This 2020 NSF-produced video highlights programs leading to workforce development and entrepreneurship training for students at America’s tribal colleges, as well as the related economic development implications for the tribes.
This 2018 documentary showcases examples of original research being conducted by students and faculty at tribal colleges and universities, as well as insights into the students’ academic success and aspirations, and what STEM research means to them.
Originally released in 2009, Weaving STEM Education and Culture profiles academic programs and student research projects at eight tribal colleges, from Southwest Indian Polytechnic in New Mexico, to Sitting Bull College in Montana. Through dozens of interviews, the film summarizes the history of the tribal college movement and the impact of TCUP funding on both the colleges and their communities.
Pre-Engineering at Tribal Colleges
Bringing Engineering to Indians This 2012 report provides a status report on the Pre-Engineering Education Collaboratives.
Engineering the Future This NSF-funded report provides a concise overview of the history and purpose of the Pre-Engineering Education Collaboratives.
Engineering Education in the Nation’s Tribal Colleges and Universities Workshop Report Summarizes a 2005 NSF workshop documenting the need for engineering programs at tribal colleges. Discusses possible approaches to collaboration and program development.
The Pre-Engineering Education Collaboratives: Outcomes and Recommendations Reviews accomplishments and lessons learned from the NSF-funded pre-engineering initiatives within tribal colleges and the University of Hawaii.
STEM Education within Tribal and Native-Serving Colleges and Universities
Building Colleges That Build Nations, a report summarizing outcomes of the 2016 NSF-TCUP Leaders’ Forum. Presentations and discussions focused on the role of partnerships in developing strong STEM programs within tribal colleges and universities.
Tribal Colleges and Universities Program: 2014 Leaders’ Forum A report reviewing growth and development of the National Science Foundation’s Tribal Colleges and Universities Program. Documents impact of funding on STEM capacity within Tribal and Native-serving colleges, and discussing emerging role of research within the institutions.
Quality Education for Minorities (QEM) released a report summarizing best practices in STEM education within tribal colleges.
K-12 STEM Education Reform
Building Community: Reforming Math and Science Education in Rural Schools By Paul Boyer. A 2006 monograph examining the impact of the NSF-funded Rural Systemic Initiative, which supported K-12 education reform in regions of “persistent rural poverty.” Discusses programs supported by tribal colleges, as well as innovative school reform initiatives in Alaska, Appalachia, and south Texas, among other regions.
Books and Reports Available for Purchase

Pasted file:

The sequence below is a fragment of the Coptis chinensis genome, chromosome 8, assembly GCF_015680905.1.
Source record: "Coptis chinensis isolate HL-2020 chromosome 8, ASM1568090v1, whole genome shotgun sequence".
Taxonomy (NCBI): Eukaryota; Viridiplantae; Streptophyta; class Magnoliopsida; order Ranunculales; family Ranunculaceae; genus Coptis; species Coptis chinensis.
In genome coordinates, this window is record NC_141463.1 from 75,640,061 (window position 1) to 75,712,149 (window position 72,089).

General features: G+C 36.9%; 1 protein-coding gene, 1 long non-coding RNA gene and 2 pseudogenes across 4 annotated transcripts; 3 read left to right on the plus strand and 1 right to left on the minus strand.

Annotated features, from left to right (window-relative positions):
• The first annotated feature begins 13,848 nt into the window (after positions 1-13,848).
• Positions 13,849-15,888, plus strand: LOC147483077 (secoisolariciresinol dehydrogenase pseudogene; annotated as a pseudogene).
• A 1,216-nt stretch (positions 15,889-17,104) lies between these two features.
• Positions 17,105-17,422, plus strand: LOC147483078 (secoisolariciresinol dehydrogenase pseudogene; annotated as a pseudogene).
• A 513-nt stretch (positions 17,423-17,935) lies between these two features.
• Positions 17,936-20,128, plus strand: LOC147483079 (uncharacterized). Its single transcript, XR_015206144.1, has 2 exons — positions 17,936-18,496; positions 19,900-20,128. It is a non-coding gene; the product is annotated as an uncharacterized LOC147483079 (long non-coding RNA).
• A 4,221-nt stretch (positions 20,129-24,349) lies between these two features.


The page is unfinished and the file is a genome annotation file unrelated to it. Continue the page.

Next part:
The following publications are available for purchase from the University of Nebraska Press:
Ancient Wisdom, Modern Science: The Integration of Native Knowledge at Tribally Controlled Colleges and Universities
Ancient Wisdom, Modern Science is a collection of essays examining the experiences of Native American tribally controlled colleges and universities working to “Indianize” their math and science curricula. Inspired by the writings of the late Vine Deloria and other Indian scholars, tribal college faculty and key administrators are attempting to take control of the science curriculum and create courses and entire degree programs that link Native and Western ways of knowing. With growing confidence, colleges are validating traditional tribal knowledge and exploring scientific concepts from a Native perspective. Edited and with an introduction by Paul Boyer.
Capturing Education: Envisioning and Building the First Tribal Colleges
By Paul Boyer
Named an Outstanding Academic Title for 2016 by the American Library Association, Capturing Education examines the founding of the first tribally controlled American Indian colleges in the late 1960s and early 1970s and follows their subsequent growth and development, especially in the 1980s and 1990s. Based on oral histories recorded over a twenty-year period, it documents the motivations of the movement’s founders and the challenges they faced while establishing colleges on isolated and impoverished Indian reservations. Early leaders discuss the opposition they encountered from both Indians and non-Indians at a time when few people believed Indians could or should start their own colleges. The development of degree programs relevant to the practical needs of reservation communities, however, contributed to their eventual success despite such opposition. Continuing efforts to define and implement a culturally based philosophy of education are also discussed.